* Fruit kebabs: Include fruits like berries, melon, and pineapple. Serve with a dip, such as softened cream cheese sweetened with just a drizzle of honey and a drop of vanilla. Or slide on cheese slices (cut into fun shapes, like stars or hearts for young kids). Try rolling a banana in peanut butter and chopped nuts and freeze for a healthy popsicle!

    * Dips: Kids and adults alike love to dip, so serve up some hummus or white bean dip alongside some fresh veggies or whole grain crackers.

    * Quesadillas: Use whole grain tortillas to make quesadillas packed with cheese, beans, corn and tomatoes. Add cooked tempeh cubes or leftover cooked meat or poultry pieces, if you wish.

    * Homemade cookies: Cookies are hard to resist and some are more nutritious than others, so think about choosing recipes that include more wholesome ingredients like oats, dried fruit, and nuts.

    * Extra-ordinary nut butter and jelly sandwich: Transform the usual PB&J by using a variety of nut butters and fruit spreads (rather than high-sugar jellies). Use whole grain bread. Or simply serve a nut butter with fruit slices on rice cakes or whole grain crackers.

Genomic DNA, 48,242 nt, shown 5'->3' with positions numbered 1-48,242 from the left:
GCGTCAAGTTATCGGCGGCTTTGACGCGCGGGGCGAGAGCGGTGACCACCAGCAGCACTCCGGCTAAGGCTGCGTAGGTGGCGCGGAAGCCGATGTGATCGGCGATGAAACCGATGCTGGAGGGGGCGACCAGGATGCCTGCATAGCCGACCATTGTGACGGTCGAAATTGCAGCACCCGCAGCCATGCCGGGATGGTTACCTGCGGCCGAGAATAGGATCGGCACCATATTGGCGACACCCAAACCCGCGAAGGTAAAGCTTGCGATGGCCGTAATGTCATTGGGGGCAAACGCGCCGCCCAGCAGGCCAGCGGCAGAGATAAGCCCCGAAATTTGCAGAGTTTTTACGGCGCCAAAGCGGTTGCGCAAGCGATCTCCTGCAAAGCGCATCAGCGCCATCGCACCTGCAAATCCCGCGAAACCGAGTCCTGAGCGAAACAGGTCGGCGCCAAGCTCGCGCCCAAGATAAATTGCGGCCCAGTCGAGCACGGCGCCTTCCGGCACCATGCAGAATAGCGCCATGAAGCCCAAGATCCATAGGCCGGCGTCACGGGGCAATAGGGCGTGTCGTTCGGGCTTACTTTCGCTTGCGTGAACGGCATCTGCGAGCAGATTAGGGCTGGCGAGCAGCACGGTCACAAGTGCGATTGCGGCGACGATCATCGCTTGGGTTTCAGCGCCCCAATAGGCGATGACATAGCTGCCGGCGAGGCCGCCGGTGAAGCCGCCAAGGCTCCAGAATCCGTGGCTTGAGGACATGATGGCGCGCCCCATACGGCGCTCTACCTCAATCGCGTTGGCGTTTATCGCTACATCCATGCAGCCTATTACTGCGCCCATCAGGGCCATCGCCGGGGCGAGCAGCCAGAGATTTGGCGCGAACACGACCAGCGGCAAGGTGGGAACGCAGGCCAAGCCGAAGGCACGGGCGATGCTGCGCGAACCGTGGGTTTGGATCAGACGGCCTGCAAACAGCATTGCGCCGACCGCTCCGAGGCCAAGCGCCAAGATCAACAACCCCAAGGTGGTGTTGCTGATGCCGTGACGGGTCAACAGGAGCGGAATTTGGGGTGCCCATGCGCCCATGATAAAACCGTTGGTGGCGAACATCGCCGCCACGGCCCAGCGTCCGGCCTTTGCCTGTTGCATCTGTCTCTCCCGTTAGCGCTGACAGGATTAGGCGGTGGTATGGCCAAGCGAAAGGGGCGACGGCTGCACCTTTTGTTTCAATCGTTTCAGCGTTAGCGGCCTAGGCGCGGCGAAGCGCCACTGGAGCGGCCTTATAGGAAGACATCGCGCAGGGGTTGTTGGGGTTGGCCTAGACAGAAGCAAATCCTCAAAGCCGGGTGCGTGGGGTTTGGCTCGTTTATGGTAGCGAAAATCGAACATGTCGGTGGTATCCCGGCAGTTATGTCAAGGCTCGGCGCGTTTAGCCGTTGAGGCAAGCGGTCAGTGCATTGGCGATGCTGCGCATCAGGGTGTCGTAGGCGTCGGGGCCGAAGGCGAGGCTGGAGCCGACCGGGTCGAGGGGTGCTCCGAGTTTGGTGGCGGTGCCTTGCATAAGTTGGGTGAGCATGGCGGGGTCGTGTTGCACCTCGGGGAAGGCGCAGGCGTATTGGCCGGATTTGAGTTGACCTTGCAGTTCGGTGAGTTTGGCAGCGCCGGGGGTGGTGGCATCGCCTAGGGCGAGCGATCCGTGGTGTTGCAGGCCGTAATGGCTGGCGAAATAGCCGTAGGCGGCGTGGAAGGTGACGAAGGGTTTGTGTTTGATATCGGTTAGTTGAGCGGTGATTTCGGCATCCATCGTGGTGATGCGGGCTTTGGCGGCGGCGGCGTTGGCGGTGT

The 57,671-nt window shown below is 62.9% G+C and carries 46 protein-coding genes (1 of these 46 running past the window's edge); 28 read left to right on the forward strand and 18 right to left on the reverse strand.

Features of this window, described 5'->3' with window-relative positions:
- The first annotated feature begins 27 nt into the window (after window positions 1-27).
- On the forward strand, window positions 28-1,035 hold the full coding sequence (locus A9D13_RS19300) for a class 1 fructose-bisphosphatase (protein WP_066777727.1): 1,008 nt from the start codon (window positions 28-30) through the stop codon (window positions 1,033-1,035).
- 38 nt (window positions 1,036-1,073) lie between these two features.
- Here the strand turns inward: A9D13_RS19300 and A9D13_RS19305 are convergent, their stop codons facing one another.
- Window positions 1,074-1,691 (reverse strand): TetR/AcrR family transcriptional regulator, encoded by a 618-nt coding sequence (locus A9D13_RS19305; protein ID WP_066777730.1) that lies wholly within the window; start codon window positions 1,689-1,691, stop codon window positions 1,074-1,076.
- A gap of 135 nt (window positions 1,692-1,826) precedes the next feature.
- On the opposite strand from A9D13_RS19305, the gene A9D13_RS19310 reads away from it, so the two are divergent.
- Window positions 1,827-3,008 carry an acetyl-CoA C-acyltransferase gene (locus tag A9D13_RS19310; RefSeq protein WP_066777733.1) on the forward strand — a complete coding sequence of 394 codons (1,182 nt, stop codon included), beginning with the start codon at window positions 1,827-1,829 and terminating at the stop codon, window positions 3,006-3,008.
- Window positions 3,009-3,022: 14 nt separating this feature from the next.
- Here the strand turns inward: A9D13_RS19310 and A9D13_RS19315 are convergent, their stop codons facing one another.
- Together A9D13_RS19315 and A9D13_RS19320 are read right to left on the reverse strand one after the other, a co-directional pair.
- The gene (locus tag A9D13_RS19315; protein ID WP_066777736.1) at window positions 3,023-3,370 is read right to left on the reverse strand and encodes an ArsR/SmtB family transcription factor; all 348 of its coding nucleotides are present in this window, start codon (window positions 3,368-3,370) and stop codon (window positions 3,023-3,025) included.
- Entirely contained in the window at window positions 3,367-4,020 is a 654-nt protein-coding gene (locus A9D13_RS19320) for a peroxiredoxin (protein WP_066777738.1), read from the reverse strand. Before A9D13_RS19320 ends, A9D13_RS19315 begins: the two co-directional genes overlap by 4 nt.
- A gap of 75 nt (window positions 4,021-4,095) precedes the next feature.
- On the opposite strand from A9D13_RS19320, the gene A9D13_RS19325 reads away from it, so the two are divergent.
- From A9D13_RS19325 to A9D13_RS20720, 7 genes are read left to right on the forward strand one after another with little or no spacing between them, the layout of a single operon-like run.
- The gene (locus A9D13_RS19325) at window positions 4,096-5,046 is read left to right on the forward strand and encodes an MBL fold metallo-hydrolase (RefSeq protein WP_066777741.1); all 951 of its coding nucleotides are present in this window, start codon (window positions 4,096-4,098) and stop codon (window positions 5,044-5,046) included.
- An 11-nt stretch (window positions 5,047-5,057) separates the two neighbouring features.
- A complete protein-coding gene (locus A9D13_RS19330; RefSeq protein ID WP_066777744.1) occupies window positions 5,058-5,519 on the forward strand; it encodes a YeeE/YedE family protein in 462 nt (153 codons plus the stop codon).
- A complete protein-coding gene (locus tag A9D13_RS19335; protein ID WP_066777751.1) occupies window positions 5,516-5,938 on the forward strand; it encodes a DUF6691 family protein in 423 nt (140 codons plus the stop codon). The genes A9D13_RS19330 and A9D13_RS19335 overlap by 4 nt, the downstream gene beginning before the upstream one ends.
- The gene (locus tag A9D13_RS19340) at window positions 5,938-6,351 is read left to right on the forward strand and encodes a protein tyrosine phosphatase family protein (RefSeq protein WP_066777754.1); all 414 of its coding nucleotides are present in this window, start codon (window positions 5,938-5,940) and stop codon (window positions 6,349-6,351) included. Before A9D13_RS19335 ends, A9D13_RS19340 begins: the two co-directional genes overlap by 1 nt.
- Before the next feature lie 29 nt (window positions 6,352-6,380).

* Fortified fruit crisp: Make a fruit crisp (sweetened with just a little honey or maple syrup), topped with wheat germ or granola and a dollop of yogurt.

    * Smoothie sensations:  Use any combination of fruit, yogurt, milk, soymilk, and fruit juice to make instant snacks in your blender. Add protein by including a spoonful of peanut butter (especially good with banana, and vanilla yogurt!). Add extra heft and calcium by including some milk powder. Toss in a couple of ice cubes to make the drink frothy.

    * Squirrel food: Make your own trail mix with an array of nuts and seeds, dried fruits and, if you like, whole grain cereal. Add a few chocolate or carob chips to for a sweet treat.